Sunday, June 23, 2013

Tank of Corpses

Posted this one here at THOIA back in 2007, and here it is again, encore presentation style, where it will hopefully find an audience-- it certainly deserves it, being one of the weirder / spookier Harvey precode horror tales (art by Joe Certa.) From the April 1952 issue of Witches Tales #9.







9 comments:

SpaceLord said...

That is one of Harvey's most memorable horror stories.
One of their most remarkable, too.
Somehow... haunting.

Cheswick Stoddard said...

Cutting off a dead woman's hair for party favours... and they have the nerve to call Ol' Sam crazy! Kids these days, no respect...

Karswell said...

Cadaver class seems like the perfect setting for a horror film... aside from one recentish horror film and an old Hitchcock episode, I'm surprised it hasn't been used as the diabolical backdrop more often!

Tim Whitcher said...

"Corpse tank?" A heavy dose of deus ex machina to move the story along. Still, would've been nightmare fuel for a school kid! lol

Mr. Cavin said...

I'm not too sure about deus ex machina, but I'm also hard-pressed to grant the central implausibility of the story. While I gather there are some nutjobs out there to whom fashioning place cards from wet corpse hair would seem perfectly natural (the writer of this story seems a pretty obvious candidate), it is difficult for me to imagine the pranksters would find themselves at a dinner party full of the kind of friends who would go on to cherish the disturbing items, take them home, prop them on the nightstand, etc. I find that kind of inspired lunacy to be really, really charming, though.

Against my better judgment, I also kind of dig the lunatic "yellow peril" cover on this issue of Witches Tales. Rampant orientalism aside, at least someone seemed to be a fan of actual Asian artifacts.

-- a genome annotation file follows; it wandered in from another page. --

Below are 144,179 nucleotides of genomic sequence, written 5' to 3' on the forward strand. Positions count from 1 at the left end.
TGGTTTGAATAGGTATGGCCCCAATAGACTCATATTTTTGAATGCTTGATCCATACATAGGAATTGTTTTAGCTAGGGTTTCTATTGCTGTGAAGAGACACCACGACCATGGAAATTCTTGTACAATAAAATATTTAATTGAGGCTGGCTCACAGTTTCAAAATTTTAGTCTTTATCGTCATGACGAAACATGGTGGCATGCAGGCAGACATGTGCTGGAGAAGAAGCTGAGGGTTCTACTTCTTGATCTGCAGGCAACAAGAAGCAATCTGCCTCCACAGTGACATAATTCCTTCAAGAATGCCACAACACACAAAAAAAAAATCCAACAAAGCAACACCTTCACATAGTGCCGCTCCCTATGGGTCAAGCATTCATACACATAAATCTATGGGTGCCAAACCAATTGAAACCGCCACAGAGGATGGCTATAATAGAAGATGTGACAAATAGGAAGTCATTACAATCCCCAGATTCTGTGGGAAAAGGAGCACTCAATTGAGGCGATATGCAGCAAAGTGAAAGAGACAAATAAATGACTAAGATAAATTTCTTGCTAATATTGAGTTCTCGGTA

Brian Barnes said...

Ah, Tank of Corpses, my favorite Danish death metal band.

This is all shades of goofy, from the swimming pool corpse tank to the transformed and flying corpses ... and it works. No element of this makes sense, and that's a good thing. You can get absorbed into the story when everything is outlandish. When there are only bits and pieces that are outlandish, it's easy to get drawn out.

I like the monsters, but the artist has some very distorted female faces.

A fun read!

Daniel [oeconomist.com] said...

I had to laugh at Mr' Cavin's parenthetical insertion.

Formaldehyde is closely related to a chemical in cilantro that about 15% to 20% of the population can smell, which makes cilantro taste vile to them. I think that there really ought to be a horror story about cilantro.

Trevor M said...

If most of the Harvey tales were of this quality, we'd be seeing Witch's Tales movies and TV series just like Tales From the Crypt.

What a terrific, original, and haunting story! Thanks for the repost!

Grimm said...

I love this tale! So much awesomeness.

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